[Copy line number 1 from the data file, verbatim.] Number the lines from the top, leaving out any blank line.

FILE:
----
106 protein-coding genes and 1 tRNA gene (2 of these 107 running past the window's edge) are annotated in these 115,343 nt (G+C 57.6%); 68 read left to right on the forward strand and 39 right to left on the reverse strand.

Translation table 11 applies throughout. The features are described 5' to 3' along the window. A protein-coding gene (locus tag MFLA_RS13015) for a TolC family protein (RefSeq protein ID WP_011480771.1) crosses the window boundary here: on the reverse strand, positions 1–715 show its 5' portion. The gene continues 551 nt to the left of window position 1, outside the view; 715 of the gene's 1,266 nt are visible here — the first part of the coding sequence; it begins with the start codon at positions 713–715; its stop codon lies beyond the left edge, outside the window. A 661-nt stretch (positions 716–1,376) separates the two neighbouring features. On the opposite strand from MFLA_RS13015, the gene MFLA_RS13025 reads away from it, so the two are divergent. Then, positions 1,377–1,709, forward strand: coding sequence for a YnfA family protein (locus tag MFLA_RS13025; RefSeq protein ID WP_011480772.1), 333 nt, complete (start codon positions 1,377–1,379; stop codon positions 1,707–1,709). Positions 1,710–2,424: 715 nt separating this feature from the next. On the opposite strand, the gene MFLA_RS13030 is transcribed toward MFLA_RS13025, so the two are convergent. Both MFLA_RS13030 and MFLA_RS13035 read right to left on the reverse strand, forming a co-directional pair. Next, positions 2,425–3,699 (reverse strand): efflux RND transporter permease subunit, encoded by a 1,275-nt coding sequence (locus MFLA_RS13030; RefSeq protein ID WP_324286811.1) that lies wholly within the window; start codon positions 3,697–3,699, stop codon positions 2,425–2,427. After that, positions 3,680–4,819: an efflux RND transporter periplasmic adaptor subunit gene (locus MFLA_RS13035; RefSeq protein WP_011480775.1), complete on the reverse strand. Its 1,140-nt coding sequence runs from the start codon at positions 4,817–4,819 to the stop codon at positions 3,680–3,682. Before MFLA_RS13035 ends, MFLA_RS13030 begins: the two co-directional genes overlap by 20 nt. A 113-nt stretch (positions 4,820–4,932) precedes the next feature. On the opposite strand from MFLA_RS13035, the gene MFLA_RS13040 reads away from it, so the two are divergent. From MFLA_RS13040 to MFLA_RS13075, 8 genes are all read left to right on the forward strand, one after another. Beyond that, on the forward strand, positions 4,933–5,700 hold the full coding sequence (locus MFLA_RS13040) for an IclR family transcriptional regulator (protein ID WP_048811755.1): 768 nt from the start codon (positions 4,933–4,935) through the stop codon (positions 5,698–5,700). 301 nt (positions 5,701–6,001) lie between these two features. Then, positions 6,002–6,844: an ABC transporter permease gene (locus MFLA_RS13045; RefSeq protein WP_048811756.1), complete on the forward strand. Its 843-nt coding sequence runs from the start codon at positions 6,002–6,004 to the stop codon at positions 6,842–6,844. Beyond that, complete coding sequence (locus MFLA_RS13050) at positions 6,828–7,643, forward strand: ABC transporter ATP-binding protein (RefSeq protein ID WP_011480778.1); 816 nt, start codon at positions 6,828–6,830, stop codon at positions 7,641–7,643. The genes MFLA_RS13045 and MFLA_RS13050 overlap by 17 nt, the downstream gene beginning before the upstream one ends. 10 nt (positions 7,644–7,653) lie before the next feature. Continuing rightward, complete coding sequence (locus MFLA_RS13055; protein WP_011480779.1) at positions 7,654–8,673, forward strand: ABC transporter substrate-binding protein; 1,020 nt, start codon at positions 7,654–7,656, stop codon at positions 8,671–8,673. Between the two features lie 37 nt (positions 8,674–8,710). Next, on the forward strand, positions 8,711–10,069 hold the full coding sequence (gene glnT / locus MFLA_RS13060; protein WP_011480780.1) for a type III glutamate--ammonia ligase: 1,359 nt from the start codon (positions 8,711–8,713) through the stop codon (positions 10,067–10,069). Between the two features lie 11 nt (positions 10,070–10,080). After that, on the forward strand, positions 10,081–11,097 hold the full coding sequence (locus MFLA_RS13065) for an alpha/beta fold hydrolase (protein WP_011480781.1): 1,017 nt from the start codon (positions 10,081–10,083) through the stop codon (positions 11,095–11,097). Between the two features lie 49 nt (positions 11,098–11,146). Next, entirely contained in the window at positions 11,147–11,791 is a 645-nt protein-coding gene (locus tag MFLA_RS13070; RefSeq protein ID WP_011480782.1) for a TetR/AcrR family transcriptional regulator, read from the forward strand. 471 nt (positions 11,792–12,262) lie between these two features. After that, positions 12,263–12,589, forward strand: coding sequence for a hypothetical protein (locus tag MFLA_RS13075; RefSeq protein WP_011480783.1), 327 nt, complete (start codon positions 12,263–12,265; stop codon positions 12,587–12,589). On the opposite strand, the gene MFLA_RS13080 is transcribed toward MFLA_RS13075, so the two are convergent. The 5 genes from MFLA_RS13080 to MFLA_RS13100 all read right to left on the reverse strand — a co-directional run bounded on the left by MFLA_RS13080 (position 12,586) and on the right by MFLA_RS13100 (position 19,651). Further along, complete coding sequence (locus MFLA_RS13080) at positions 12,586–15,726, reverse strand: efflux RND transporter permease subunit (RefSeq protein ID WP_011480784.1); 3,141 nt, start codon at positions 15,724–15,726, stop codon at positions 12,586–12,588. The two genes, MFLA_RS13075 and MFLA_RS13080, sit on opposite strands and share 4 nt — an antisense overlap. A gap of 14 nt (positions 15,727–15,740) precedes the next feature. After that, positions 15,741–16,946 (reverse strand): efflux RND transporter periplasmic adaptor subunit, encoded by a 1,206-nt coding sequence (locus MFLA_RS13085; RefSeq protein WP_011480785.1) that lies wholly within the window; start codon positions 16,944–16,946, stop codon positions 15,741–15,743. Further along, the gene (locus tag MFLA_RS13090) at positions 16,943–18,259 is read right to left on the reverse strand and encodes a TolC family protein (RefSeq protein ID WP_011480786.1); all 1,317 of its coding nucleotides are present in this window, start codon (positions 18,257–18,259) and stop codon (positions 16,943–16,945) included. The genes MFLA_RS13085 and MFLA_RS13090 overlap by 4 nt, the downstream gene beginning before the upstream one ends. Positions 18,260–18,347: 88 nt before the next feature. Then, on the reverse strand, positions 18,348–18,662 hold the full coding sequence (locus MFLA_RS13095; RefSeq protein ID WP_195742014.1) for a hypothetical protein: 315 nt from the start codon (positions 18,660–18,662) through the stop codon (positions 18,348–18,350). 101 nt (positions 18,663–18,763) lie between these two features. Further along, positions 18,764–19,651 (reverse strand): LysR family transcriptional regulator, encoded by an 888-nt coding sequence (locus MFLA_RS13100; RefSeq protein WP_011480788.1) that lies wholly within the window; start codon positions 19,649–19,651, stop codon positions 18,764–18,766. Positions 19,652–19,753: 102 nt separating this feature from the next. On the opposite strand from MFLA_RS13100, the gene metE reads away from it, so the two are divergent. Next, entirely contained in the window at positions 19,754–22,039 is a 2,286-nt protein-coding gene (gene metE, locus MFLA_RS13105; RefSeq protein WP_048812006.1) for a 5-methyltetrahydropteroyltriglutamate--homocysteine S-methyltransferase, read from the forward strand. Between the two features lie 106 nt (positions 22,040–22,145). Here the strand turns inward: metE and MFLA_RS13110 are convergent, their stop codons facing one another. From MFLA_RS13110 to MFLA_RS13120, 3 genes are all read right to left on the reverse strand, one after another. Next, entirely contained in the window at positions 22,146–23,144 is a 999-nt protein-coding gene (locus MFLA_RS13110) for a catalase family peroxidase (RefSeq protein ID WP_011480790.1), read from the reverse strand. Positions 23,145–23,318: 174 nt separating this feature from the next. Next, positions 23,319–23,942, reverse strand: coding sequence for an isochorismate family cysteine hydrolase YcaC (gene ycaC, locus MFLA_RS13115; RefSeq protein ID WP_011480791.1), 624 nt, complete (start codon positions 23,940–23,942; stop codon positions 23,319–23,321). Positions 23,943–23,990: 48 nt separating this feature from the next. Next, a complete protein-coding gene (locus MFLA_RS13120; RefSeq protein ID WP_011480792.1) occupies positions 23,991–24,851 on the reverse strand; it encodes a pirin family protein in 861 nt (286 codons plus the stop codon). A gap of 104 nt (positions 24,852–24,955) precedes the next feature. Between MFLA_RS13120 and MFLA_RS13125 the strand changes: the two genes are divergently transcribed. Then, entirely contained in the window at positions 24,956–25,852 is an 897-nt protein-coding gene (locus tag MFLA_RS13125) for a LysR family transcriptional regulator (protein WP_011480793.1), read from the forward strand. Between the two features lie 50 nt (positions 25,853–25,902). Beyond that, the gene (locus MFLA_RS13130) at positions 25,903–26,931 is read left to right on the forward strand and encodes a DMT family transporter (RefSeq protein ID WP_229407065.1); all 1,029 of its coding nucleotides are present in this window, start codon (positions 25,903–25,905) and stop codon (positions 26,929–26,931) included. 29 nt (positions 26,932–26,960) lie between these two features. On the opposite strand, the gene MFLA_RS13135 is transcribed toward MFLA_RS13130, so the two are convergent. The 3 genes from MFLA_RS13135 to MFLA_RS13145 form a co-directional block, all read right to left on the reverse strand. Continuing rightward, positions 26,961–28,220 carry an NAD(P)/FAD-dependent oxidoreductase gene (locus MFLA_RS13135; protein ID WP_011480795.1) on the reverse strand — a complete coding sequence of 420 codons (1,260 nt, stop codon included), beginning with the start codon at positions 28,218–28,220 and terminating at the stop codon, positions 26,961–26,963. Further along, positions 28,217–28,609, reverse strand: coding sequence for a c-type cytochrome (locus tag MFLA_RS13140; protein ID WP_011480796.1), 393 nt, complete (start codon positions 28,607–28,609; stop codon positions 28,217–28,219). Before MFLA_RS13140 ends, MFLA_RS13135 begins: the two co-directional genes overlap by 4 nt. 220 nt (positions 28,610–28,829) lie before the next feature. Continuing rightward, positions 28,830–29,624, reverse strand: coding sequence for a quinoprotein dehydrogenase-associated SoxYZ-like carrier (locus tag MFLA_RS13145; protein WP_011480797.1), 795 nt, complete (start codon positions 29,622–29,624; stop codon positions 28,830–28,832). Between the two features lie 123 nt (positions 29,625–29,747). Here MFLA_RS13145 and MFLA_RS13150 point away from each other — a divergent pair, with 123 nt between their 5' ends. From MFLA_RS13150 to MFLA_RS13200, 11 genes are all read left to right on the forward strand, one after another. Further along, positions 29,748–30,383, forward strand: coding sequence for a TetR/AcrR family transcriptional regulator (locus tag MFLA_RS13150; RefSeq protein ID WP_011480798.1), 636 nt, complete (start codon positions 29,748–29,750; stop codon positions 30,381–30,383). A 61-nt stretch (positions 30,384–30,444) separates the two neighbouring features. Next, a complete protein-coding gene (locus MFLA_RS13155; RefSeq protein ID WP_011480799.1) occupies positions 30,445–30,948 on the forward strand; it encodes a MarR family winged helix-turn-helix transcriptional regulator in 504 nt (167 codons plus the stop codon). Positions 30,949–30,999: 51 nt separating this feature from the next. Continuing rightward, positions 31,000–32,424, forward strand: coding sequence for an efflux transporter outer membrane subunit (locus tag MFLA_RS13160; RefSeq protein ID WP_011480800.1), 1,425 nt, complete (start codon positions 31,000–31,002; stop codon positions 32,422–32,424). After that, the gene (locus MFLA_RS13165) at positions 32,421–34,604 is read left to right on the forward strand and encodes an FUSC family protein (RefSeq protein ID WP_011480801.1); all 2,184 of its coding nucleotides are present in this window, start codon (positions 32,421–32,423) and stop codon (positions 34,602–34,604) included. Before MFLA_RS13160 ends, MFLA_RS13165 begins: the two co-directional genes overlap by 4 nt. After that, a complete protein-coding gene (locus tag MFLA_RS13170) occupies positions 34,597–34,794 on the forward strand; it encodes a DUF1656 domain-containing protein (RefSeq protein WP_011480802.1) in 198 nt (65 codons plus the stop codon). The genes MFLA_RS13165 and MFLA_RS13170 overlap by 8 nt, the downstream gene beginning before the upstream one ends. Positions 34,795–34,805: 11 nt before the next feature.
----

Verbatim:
106 protein-coding genes and 1 tRNA gene (2 of these 107 running past the window's edge) are annotated in these 115,343 nt (G+C 57.6%); 68 read left to right on the forward strand and 39 right to left on the reverse strand.